The committee suggested to improve India’s target of becoming a defence manufacturing hub, opening jobs and boosting trade. The Committee’s recommendation was in line with when New Delhi kick-started the ‘Strategic Partnership’ model, or the SP Model, of producing equipment. It lays down the need for a  foreign OEM to partner with an Indian Company to produce – Fighter  jets, helicopters, submarines and infantry carrying vehicles.

The recommendations had come from the Parliamentary Standing Committee on Defence, a body of Members of  Parliament in India. The  report read it here tabled in the Indian Parliament said : “There should be regular interaction with foreign Defence industry partners to make India a lucrative place for investing and making it a Defence industry hub”. It asks for monitoring Government initiatives at regular intervals, to remove any bottlenecks.

In 2018 the Ministry of Defence took the lead and proposed a major tweak to the defence-manufacturing policy, including higher FDI limits, a multi-billion dollar target for domestic production of military equipment by 2025, self-reliance and exports of critical technology.

The Department of Defence Production under the MoD had put out a draft of the defence production policy (DPP-2018) which said “FDI regime in defence will be further liberalised and FDI up to 74 per cent will be allowed in niche technology areas under the automatic route”. Read the draft here.

Enhanced FDI cap looks to facilitate India’s search for home-made weapons for gradual movement towards self-sufficiency in weapons production.

India will ban import of certain weapons

Sitharaman also said that a list of weapons  and platforms will be drafted on which there will be banned list of import. The bans will be gradual with year wise progressive timelines. Meaning India, hypothetically, could say it will not import a fighter jet after 2026 or automatic rifle after 2020 or artillery guns from 2021.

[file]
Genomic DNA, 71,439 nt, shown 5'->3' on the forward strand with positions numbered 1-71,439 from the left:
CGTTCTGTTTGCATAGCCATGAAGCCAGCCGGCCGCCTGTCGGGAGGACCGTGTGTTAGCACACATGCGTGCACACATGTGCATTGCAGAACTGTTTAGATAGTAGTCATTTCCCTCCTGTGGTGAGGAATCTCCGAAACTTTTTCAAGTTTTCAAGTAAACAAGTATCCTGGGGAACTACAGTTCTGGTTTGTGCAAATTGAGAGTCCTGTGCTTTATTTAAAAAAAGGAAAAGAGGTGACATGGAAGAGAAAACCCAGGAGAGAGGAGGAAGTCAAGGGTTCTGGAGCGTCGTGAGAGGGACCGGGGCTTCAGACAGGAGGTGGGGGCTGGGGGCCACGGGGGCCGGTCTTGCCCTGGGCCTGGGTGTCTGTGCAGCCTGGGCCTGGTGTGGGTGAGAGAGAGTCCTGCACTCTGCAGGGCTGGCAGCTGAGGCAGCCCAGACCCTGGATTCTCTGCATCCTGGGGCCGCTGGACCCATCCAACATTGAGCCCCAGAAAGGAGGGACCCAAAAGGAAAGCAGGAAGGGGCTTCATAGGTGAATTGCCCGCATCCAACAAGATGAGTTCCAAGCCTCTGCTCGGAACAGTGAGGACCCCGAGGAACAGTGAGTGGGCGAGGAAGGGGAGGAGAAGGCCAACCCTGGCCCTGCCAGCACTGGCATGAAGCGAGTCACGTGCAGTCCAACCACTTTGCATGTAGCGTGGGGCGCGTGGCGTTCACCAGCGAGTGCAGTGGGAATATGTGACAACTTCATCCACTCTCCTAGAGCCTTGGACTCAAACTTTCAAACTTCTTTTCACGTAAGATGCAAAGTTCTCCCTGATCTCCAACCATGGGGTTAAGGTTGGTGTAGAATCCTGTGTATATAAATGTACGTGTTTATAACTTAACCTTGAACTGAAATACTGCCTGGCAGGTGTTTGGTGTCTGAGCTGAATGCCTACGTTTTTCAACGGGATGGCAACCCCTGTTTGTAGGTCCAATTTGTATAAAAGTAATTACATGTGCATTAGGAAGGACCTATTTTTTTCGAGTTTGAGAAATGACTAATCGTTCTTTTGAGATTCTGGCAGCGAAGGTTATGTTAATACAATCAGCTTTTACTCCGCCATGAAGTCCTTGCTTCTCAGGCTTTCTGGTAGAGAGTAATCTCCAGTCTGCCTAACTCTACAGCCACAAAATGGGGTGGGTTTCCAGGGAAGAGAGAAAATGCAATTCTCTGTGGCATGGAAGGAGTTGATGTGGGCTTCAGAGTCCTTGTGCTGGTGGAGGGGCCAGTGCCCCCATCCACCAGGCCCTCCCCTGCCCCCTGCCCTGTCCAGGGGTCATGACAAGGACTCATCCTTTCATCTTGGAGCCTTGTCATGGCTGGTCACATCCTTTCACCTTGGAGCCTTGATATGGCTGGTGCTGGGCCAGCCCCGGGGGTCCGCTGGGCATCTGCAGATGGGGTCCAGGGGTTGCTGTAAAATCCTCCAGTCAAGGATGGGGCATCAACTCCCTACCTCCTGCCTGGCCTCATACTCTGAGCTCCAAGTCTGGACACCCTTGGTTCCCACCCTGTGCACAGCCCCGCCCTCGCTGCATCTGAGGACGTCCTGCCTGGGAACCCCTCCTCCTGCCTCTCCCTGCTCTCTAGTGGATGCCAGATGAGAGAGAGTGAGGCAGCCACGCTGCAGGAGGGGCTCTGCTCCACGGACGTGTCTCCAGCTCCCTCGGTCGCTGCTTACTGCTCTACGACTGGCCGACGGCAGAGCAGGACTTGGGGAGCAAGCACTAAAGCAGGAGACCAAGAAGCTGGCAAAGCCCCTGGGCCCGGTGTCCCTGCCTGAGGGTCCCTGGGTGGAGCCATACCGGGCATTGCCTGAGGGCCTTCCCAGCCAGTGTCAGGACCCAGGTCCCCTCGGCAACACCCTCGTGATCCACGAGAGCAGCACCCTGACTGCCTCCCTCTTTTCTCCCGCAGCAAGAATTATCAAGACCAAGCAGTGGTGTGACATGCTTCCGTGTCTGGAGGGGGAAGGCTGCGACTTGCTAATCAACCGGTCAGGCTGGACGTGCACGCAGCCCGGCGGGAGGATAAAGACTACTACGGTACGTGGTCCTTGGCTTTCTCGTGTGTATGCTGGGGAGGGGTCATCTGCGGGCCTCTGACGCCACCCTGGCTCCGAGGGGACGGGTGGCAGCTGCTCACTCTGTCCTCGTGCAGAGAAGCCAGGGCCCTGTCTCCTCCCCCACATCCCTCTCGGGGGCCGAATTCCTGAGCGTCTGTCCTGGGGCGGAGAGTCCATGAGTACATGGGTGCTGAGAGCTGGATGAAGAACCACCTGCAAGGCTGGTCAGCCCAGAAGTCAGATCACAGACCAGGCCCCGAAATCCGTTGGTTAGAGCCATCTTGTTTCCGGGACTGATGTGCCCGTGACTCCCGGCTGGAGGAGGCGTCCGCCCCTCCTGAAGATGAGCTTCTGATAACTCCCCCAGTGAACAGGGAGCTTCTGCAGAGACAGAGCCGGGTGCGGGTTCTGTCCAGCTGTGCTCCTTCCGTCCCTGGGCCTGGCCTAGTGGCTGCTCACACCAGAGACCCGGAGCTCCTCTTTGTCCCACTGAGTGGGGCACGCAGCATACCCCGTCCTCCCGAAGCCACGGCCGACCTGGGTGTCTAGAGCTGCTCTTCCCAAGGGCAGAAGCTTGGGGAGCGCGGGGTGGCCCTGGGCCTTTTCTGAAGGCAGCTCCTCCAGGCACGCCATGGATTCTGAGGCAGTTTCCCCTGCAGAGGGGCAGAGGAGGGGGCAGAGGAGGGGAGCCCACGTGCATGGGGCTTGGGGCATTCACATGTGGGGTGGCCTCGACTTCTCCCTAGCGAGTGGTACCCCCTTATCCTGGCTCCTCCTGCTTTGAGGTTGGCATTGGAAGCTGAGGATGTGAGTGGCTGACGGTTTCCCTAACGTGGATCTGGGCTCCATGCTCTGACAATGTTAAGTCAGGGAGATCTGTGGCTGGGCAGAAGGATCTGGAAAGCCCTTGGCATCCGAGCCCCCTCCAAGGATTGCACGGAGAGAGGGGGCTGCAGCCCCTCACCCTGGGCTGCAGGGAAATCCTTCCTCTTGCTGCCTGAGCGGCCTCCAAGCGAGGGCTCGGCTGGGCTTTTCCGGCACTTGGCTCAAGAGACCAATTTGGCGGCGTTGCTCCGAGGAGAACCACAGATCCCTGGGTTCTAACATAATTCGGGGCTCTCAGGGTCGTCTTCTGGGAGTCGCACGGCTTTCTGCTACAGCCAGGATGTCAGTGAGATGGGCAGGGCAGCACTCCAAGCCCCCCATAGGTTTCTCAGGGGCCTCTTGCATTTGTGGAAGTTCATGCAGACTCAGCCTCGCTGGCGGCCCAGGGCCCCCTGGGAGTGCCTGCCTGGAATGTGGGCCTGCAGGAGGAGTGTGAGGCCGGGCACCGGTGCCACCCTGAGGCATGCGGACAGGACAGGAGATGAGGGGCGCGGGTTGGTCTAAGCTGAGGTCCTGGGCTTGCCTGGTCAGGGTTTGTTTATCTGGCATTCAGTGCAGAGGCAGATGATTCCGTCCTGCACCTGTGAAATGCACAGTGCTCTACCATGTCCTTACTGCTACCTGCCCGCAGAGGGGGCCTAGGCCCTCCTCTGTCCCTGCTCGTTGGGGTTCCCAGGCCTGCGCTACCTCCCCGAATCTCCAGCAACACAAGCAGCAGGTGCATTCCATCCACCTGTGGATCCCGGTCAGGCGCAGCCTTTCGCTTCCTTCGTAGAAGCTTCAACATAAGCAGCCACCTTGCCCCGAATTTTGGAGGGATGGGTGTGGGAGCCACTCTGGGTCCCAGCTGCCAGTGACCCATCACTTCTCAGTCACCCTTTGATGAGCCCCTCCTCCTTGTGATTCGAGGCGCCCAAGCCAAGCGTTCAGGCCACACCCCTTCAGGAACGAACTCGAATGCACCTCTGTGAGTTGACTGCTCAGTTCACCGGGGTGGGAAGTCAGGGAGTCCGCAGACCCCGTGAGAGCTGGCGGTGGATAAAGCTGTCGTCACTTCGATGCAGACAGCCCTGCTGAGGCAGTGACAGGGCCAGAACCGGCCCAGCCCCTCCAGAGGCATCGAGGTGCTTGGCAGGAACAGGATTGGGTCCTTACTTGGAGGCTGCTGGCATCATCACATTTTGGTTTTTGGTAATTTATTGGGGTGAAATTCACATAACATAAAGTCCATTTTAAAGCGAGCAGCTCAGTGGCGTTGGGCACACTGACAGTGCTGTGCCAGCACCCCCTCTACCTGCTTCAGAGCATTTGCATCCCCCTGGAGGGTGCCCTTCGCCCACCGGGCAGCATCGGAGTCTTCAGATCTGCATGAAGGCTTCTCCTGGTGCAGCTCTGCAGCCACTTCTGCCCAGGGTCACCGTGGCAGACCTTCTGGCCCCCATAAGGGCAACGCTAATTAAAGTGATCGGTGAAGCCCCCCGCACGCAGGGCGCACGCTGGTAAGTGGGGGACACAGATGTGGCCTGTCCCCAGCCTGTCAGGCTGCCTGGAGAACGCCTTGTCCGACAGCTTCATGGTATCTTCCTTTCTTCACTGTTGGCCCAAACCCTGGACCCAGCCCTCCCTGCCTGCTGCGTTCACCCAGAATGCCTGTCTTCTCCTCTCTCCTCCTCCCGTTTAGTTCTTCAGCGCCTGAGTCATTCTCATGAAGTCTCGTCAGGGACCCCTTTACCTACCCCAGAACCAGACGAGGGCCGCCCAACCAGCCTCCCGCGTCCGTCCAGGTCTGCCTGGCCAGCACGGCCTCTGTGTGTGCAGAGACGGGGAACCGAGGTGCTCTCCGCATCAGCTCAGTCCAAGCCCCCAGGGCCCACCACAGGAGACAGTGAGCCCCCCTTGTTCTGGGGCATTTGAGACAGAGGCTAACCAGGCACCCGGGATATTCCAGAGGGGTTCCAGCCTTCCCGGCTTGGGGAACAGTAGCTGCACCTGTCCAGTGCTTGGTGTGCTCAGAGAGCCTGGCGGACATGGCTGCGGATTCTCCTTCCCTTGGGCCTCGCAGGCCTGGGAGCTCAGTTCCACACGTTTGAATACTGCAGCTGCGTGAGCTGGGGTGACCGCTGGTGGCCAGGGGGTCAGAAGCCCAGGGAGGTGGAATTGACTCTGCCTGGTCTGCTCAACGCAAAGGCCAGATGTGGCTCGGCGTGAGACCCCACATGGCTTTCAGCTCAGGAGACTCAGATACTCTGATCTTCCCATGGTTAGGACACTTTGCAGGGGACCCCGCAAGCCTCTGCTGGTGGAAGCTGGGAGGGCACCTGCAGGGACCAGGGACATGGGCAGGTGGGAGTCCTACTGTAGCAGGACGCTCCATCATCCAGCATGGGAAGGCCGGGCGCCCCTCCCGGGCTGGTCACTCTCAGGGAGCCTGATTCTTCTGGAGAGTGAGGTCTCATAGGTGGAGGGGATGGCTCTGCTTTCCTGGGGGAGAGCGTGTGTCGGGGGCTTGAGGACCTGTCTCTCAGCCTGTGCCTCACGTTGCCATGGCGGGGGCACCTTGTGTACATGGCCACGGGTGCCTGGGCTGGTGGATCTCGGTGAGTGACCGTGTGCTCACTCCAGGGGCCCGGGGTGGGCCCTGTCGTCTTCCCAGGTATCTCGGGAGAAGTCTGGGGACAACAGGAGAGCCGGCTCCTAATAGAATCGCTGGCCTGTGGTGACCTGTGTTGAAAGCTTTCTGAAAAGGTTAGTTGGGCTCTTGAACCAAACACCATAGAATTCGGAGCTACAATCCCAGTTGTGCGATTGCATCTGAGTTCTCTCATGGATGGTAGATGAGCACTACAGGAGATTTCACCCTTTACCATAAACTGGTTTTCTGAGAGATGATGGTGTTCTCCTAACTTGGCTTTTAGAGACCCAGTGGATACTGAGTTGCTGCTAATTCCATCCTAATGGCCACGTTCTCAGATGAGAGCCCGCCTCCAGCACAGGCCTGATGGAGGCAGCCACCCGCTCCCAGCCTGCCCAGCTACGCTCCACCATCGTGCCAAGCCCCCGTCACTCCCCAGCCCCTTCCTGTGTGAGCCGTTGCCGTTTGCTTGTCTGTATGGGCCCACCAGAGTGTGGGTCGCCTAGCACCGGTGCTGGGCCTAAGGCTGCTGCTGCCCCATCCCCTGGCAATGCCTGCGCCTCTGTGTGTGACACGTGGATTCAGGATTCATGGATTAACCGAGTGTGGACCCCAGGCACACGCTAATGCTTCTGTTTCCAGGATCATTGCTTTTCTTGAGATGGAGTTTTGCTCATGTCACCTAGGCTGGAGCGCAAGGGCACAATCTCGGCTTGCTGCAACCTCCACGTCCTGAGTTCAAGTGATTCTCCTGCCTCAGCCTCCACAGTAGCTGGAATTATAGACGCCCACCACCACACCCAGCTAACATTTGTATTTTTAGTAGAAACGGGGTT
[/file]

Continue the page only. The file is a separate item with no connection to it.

A Ministry of Finance graphic on what is to be done.

The Minister also announced indigenisation of imported spares. The problem is largely from Russian origin spares. In February at ‘DefExpo-2020’ a total of 14 MoUs were exchanged between the Russian OEM’s and the Indian companies after the 5th round of India-Russia Military Industrial Conference (IRMIC)   India and Russia signed at Vladivostok, Russia on September 4, 2019 and Intter-Governtal agreement framework for partnership of Russian OEMs with Indian industry for manufacturing of spare parts of Russian origin equipment in use by the Indian Defence Forces. The objective is to modernise India’s defence platforms and manufacture equipment to give a massive boost to the two nations’ exports to third countries. Read the IGA here.

Notably India is now looking at a separate budget provisioning to be made for domestic capital procurement – weapons and equipment, this will help reduce the import bill.

The Ordnance Factory Board, which 41 factories under the MoD will be corporatized, meaning Government owned public sector undertakings. This will provide functional and financial autonomy and managerial flexibility so as to enable the organisation to grow at a faster pace and play a greater role in defence preparedness of the country while also adequately safeguarding the interests of the workers. Read Government plan here.

A Project Management Unit (PMU) will be set up to support contract management, besides realistic setting of General Staff Qualitative Requirements (GSQRs) of weapons/platforms. GSQR’s are the parameters for choosing a weapon or platform.